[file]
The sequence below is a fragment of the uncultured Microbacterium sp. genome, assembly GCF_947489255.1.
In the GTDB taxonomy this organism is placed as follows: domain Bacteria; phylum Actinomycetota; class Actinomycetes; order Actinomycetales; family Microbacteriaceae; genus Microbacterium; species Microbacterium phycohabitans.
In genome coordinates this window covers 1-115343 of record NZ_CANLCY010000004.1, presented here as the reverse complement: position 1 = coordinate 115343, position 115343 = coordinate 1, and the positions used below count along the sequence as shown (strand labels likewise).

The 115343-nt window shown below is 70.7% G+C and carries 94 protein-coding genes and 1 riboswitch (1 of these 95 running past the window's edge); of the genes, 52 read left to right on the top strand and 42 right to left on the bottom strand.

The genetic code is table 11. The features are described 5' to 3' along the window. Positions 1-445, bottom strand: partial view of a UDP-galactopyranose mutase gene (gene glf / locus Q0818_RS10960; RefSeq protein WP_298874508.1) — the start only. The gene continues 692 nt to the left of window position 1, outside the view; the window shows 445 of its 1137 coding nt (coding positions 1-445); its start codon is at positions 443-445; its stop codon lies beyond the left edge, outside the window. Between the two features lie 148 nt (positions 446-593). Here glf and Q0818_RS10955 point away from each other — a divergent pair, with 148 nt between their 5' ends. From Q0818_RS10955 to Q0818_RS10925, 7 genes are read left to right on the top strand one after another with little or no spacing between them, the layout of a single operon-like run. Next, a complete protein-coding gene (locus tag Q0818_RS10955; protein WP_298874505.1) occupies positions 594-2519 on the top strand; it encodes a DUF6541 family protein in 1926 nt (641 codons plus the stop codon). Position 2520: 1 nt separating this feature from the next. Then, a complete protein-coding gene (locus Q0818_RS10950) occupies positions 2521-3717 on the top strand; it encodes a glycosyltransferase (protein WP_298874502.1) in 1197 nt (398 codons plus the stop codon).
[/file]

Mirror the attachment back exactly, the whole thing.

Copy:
The sequence below is a fragment of the uncultured Microbacterium sp. genome, assembly GCF_947489255.1.
In the GTDB taxonomy this organism is placed as follows: domain Bacteria; phylum Actinomycetota; class Actinomycetes; order Actinomycetales; family Microbacteriaceae; genus Microbacterium; species Microbacterium phycohabitans.
In genome coordinates this window covers 1-115343 of record NZ_CANLCY010000004.1, presented here as the reverse complement: position 1 = coordinate 115343, position 115343 = coordinate 1, and the positions used below count along the sequence as shown (strand labels likewise).

The 115343-nt window shown below is 70.7% G+C and carries 94 protein-coding genes and 1 riboswitch (1 of these 95 running past the window's edge); of the genes, 52 read left to right on the top strand and 42 right to left on the bottom strand.

The genetic code is table 11. The features are described 5' to 3' along the window. Positions 1-445, bottom strand: partial view of a UDP-galactopyranose mutase gene (gene glf / locus Q0818_RS10960; RefSeq protein WP_298874508.1) — the start only. The gene continues 692 nt to the left of window position 1, outside the view; the window shows 445 of its 1137 coding nt (coding positions 1-445); its start codon is at positions 443-445; its stop codon lies beyond the left edge, outside the window. Between the two features lie 148 nt (positions 446-593). Here glf and Q0818_RS10955 point away from each other — a divergent pair, with 148 nt between their 5' ends. From Q0818_RS10955 to Q0818_RS10925, 7 genes are read left to right on the top strand one after another with little or no spacing between them, the layout of a single operon-like run. Next, a complete protein-coding gene (locus tag Q0818_RS10955; protein WP_298874505.1) occupies positions 594-2519 on the top strand; it encodes a DUF6541 family protein in 1926 nt (641 codons plus the stop codon). Position 2520: 1 nt separating this feature from the next. Then, a complete protein-coding gene (locus Q0818_RS10950) occupies positions 2521-3717 on the top strand; it encodes a glycosyltransferase (protein WP_298874502.1) in 1197 nt (398 codons plus the stop codon).